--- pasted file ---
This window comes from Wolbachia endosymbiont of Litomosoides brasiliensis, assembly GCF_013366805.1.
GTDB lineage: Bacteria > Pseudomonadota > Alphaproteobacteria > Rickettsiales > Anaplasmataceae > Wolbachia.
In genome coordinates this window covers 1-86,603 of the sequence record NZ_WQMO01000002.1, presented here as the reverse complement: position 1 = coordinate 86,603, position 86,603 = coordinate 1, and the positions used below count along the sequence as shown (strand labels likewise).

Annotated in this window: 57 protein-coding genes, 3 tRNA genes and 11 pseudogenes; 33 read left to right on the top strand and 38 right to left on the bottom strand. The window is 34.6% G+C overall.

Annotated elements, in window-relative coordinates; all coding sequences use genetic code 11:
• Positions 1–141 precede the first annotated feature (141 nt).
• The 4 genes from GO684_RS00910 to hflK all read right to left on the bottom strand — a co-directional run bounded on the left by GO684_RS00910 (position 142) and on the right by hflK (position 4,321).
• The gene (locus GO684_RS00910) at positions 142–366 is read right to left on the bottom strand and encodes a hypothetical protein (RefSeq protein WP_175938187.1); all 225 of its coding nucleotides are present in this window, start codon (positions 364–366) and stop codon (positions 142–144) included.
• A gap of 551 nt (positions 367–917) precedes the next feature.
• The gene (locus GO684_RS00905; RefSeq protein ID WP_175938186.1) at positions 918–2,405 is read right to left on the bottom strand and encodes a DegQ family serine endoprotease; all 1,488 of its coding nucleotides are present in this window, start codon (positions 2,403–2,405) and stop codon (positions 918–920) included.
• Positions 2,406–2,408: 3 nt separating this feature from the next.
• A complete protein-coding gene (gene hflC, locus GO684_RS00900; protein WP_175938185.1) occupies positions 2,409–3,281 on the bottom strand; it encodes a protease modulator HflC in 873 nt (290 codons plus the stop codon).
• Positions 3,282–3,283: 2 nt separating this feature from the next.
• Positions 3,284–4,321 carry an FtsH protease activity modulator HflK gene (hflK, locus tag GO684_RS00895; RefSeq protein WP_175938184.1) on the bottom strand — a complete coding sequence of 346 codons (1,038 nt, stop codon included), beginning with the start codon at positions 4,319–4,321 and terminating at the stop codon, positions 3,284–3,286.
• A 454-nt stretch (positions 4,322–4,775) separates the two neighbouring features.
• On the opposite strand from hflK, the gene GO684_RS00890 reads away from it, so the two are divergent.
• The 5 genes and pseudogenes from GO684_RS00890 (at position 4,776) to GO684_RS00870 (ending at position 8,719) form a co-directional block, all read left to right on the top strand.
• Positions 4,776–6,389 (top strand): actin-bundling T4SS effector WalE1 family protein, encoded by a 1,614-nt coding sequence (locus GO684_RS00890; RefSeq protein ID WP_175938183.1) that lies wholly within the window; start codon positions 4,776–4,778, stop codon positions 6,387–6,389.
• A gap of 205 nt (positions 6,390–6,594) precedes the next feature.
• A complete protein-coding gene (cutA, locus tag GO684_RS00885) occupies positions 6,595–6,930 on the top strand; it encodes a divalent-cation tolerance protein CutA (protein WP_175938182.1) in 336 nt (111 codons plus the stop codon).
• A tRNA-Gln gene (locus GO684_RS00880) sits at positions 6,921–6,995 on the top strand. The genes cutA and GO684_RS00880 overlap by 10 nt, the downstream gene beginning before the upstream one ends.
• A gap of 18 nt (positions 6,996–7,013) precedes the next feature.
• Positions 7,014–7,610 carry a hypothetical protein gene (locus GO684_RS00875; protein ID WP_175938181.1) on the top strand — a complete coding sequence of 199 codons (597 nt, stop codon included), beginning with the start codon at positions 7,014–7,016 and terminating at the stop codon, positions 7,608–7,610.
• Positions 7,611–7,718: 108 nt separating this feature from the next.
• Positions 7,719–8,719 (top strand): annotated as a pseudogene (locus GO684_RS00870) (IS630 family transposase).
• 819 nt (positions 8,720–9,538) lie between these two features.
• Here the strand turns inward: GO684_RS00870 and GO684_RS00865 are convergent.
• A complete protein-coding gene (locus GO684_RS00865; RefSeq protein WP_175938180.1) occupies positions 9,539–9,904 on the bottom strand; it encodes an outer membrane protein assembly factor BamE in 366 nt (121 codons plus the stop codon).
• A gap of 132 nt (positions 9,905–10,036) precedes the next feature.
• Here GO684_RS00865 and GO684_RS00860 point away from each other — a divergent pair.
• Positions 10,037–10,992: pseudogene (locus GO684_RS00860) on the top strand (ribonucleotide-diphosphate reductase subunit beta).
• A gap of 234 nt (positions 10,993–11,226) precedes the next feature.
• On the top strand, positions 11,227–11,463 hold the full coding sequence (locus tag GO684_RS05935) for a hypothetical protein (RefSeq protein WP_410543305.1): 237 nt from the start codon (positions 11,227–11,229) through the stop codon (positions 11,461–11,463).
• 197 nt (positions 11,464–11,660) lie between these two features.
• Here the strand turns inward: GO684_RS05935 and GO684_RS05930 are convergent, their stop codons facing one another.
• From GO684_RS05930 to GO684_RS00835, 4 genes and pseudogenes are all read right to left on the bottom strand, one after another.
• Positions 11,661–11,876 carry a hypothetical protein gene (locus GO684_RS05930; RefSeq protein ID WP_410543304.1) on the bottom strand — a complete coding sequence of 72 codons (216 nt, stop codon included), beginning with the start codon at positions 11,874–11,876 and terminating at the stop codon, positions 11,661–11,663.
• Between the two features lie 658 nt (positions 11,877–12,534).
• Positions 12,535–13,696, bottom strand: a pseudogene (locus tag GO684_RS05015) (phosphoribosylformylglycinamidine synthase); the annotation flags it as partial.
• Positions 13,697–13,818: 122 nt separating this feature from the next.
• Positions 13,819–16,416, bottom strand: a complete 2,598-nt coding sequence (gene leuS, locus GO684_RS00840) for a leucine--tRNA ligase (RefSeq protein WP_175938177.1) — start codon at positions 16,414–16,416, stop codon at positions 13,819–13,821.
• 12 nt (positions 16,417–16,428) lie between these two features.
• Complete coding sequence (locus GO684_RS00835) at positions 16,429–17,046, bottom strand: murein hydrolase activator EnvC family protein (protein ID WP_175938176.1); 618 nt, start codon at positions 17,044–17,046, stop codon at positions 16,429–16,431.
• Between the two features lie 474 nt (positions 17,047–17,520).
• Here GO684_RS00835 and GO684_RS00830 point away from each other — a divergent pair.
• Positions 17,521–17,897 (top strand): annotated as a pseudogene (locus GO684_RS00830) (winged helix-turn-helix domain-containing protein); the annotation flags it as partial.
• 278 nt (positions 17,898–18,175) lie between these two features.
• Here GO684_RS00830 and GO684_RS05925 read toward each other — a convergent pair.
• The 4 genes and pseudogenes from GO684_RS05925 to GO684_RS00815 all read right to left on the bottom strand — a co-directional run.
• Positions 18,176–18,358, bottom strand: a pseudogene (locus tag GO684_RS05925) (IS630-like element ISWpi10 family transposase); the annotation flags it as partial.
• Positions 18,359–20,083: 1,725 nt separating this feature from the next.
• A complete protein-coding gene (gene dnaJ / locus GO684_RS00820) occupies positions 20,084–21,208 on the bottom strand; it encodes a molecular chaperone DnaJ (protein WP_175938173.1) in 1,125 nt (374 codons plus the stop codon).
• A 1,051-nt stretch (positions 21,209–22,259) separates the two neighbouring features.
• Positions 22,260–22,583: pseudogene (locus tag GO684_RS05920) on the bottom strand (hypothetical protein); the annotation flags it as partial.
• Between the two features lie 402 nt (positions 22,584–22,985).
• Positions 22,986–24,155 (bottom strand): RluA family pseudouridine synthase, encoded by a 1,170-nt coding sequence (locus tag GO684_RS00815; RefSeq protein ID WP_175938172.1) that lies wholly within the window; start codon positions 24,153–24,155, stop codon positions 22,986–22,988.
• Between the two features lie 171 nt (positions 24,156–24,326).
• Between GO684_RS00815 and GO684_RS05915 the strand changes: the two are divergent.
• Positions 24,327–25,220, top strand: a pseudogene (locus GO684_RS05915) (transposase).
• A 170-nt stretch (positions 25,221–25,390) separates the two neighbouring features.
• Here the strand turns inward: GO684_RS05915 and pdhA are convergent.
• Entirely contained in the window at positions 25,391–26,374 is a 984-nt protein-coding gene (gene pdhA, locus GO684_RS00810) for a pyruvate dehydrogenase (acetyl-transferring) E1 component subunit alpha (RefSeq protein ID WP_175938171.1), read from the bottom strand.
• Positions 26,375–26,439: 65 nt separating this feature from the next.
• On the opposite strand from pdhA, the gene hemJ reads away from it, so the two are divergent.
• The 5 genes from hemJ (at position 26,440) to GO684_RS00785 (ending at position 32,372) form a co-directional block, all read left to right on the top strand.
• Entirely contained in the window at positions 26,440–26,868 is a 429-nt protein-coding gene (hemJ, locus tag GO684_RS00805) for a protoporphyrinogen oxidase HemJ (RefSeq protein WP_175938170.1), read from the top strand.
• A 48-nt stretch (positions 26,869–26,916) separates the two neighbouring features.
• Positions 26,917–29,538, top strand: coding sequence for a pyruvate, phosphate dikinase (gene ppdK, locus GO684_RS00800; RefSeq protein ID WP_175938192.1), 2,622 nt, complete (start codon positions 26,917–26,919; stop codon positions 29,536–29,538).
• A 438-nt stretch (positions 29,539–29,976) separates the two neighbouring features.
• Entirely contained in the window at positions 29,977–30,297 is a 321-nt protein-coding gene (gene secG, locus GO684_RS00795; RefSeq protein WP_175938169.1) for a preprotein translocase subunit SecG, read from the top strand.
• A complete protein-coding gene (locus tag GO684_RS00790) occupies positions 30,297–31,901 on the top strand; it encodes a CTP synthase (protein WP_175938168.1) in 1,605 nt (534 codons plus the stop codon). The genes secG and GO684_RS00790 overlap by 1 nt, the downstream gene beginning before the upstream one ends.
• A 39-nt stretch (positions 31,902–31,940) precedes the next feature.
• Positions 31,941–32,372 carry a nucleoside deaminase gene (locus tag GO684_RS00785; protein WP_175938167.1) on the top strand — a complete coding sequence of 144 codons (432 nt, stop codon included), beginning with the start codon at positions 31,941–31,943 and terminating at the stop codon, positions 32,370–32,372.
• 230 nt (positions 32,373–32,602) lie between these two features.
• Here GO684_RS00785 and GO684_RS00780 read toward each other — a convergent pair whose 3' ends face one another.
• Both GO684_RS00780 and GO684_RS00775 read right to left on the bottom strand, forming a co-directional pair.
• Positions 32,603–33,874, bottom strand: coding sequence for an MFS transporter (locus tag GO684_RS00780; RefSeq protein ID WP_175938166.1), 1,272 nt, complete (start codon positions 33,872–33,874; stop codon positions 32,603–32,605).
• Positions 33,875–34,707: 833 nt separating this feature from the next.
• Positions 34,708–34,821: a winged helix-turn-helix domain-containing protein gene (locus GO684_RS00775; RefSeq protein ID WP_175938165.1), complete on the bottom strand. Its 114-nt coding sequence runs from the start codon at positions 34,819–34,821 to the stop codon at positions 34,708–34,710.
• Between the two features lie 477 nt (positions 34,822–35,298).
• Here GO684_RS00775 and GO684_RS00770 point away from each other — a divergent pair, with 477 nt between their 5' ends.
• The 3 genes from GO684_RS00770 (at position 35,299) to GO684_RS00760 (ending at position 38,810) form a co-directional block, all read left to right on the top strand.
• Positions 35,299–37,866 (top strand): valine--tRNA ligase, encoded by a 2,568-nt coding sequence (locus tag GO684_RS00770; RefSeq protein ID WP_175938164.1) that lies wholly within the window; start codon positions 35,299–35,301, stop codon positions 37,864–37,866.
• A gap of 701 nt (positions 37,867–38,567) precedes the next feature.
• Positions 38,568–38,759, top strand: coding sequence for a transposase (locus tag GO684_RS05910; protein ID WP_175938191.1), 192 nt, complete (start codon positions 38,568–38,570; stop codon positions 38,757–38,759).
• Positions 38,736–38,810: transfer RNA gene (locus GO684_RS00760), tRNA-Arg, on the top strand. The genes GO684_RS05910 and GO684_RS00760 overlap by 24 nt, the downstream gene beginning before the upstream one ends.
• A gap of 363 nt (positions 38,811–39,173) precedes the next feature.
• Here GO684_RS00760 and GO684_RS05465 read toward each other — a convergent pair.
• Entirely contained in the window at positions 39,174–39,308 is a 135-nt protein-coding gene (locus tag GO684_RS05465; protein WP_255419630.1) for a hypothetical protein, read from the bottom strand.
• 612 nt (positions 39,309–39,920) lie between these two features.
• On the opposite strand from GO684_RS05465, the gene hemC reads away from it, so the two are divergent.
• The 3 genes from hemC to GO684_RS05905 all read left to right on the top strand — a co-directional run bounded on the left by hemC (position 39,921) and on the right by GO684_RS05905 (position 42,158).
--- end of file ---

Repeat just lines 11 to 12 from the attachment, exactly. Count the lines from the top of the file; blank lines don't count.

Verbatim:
• Positions 2,406–2,408: 3 nt separating this feature from the next.
• A complete protein-coding gene (gene hflC, locus GO684_RS00900; protein WP_175938185.1) occupies positions 2,409–3,281 on the bottom strand; it encodes a protease modulator HflC in 873 nt (290 codons plus the stop codon).